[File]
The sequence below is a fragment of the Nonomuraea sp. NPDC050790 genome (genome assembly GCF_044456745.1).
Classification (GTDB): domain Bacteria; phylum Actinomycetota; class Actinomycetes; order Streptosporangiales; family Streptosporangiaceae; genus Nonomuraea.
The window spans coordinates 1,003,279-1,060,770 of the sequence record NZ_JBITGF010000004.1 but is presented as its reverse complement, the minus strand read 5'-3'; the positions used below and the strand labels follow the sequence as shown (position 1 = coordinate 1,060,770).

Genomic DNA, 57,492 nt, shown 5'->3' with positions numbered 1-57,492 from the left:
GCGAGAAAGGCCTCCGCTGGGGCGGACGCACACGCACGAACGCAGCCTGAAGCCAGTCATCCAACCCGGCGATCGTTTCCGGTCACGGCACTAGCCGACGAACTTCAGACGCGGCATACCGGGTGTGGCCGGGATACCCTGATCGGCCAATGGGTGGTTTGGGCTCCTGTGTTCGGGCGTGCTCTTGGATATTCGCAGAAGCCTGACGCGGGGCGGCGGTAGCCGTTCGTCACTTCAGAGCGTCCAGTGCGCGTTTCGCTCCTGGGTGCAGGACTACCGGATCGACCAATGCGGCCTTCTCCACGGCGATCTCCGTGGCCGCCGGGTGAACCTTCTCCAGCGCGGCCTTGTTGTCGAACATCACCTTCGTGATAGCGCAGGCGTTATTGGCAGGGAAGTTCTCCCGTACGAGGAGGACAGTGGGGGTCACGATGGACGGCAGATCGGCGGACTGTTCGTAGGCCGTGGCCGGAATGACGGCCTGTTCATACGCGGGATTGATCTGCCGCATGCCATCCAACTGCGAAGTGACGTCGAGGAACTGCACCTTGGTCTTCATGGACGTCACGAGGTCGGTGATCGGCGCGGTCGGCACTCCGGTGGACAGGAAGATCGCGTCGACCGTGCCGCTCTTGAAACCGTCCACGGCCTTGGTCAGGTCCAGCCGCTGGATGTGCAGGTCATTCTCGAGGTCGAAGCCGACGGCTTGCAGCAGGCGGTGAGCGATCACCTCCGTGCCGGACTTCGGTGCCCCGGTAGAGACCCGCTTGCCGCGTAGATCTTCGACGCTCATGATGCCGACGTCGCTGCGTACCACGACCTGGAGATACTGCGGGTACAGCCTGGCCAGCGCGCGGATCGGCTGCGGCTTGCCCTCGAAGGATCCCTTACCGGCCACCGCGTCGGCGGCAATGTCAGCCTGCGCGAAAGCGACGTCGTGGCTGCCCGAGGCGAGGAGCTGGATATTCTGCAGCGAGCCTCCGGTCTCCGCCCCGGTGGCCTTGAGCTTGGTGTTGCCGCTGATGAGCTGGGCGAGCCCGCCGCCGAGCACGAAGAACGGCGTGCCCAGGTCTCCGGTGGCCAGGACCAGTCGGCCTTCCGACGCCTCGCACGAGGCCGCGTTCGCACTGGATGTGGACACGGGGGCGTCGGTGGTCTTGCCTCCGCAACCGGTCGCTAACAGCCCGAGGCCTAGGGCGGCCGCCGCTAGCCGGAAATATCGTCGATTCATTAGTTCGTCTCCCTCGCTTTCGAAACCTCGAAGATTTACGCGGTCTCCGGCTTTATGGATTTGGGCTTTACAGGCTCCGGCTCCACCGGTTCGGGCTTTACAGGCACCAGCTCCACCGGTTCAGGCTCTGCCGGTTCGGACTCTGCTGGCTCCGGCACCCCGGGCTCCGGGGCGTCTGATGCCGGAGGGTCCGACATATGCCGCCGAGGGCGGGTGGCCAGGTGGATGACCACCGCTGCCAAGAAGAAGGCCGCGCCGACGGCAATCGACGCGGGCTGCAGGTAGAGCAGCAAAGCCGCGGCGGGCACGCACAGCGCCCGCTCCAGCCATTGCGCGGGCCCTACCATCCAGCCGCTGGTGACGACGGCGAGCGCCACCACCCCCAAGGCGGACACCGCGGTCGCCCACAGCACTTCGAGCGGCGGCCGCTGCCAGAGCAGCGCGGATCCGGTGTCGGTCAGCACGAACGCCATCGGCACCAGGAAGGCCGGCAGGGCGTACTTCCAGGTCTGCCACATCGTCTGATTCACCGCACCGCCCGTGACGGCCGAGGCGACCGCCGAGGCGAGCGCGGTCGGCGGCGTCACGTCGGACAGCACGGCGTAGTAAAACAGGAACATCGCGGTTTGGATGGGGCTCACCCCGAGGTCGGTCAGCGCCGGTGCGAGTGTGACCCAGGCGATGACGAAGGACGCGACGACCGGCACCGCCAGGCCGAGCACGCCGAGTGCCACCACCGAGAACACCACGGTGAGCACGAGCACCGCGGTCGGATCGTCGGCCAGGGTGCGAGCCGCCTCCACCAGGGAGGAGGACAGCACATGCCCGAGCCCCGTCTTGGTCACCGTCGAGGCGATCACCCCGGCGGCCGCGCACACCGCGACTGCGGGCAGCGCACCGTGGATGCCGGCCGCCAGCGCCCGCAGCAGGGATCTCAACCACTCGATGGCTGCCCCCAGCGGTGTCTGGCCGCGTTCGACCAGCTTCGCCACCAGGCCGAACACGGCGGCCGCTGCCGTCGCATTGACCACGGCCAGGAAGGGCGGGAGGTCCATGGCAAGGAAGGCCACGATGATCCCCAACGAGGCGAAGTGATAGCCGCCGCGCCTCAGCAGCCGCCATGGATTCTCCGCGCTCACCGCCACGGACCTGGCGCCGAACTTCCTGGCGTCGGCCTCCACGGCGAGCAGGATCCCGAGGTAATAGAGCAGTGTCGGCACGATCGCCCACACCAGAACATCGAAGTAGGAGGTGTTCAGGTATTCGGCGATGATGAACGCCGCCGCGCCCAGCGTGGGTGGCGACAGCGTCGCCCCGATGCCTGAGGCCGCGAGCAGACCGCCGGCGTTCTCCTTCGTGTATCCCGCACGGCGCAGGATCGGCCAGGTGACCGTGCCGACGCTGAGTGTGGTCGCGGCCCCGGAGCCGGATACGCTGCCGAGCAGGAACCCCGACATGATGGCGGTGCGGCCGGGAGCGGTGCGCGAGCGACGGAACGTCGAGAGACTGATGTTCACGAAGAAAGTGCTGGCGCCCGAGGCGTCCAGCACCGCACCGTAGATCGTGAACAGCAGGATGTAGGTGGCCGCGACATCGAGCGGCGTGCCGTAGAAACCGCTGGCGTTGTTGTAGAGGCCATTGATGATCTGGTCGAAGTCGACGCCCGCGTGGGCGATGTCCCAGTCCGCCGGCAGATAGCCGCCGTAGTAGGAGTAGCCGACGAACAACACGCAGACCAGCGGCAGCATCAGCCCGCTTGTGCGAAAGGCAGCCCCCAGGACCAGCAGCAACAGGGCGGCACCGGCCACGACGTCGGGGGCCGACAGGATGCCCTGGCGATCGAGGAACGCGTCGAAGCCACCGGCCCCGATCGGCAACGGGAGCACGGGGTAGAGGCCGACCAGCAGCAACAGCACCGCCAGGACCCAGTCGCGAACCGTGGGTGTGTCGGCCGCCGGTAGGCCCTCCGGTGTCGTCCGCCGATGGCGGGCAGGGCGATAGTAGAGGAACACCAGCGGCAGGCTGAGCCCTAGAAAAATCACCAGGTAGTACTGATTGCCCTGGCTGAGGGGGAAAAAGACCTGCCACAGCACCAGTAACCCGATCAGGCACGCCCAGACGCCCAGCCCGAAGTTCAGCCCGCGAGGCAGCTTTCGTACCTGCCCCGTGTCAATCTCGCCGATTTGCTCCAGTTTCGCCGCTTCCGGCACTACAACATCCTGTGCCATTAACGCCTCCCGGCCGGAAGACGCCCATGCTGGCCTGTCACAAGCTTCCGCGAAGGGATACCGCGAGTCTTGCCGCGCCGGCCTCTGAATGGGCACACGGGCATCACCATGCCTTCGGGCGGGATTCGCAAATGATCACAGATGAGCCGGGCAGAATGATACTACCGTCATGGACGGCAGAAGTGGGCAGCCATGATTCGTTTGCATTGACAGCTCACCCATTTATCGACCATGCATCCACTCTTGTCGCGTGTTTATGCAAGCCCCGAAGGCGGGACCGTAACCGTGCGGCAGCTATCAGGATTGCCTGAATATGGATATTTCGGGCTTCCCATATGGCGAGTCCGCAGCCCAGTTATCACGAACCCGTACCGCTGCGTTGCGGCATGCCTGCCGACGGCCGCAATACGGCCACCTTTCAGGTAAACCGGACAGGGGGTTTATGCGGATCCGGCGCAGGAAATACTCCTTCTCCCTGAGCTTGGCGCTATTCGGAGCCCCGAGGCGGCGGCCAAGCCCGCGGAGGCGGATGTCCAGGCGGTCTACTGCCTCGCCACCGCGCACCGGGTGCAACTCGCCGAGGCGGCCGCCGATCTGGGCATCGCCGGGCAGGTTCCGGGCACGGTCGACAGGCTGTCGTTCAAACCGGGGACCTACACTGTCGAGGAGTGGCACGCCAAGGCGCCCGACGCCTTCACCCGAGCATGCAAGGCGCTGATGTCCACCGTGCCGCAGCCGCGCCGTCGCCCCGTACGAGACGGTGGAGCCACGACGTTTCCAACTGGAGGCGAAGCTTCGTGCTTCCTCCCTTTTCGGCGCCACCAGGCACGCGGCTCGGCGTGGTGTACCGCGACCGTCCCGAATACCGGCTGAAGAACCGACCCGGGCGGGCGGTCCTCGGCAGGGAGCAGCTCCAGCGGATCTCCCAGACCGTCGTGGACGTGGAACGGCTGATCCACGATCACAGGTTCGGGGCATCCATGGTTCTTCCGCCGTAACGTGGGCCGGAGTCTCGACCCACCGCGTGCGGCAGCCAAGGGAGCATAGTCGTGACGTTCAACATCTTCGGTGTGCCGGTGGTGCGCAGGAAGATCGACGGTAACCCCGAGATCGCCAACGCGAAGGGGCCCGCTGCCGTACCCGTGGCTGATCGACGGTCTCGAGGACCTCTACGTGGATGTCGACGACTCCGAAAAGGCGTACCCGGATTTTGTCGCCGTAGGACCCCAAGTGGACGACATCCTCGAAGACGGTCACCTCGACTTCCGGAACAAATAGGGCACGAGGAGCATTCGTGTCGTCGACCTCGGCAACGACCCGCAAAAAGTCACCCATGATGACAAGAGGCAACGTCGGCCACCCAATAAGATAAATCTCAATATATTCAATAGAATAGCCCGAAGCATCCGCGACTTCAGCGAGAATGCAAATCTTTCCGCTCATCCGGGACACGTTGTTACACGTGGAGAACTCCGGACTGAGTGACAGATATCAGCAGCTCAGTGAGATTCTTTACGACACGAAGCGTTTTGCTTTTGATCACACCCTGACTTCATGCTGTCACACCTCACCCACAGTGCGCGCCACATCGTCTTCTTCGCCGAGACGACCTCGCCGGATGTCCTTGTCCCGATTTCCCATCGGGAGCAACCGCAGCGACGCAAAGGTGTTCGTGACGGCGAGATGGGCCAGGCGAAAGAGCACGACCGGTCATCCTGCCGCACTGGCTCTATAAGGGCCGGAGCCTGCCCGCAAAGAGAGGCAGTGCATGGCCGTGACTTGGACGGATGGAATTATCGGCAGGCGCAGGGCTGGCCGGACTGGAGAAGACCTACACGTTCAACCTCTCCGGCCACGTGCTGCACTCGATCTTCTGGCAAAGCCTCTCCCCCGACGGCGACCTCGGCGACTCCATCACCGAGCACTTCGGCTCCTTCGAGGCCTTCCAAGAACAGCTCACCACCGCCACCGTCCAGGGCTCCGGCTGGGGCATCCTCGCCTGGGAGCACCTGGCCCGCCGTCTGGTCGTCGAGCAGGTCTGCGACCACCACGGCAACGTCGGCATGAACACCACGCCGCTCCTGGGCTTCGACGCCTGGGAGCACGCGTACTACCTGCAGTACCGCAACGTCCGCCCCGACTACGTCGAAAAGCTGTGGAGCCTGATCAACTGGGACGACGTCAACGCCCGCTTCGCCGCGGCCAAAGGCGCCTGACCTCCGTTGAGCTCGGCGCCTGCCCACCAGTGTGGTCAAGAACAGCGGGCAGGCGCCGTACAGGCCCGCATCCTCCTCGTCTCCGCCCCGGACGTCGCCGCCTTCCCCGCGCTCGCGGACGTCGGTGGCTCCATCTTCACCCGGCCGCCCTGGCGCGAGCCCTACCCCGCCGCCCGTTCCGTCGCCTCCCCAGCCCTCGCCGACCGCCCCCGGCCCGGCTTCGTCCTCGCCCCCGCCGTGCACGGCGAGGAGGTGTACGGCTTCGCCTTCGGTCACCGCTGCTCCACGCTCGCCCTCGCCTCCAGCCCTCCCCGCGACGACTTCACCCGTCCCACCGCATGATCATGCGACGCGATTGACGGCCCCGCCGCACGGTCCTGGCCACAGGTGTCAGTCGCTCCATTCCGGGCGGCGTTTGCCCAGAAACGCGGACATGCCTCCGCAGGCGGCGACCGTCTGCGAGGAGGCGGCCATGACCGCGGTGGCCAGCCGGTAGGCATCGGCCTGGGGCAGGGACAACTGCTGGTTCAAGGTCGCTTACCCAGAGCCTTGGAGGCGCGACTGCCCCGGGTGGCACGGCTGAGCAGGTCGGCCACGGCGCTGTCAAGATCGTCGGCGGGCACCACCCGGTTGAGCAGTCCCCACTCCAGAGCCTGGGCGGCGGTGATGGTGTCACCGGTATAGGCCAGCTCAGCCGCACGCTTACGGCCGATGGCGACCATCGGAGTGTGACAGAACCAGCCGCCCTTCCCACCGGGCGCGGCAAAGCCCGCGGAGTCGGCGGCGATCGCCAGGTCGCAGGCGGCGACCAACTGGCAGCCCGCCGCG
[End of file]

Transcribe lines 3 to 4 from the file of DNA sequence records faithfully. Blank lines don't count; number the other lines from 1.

The window spans coordinates 1,003,279-1,060,770 of the sequence record NZ_JBITGF010000004.1 but is presented as its reverse complement, the minus strand read 5'-3'; the positions used below and the strand labels follow the sequence as shown (position 1 = coordinate 1,060,770).

Genomic DNA, 57,492 nt, shown 5'->3' with positions numbered 1-57,492 from the left: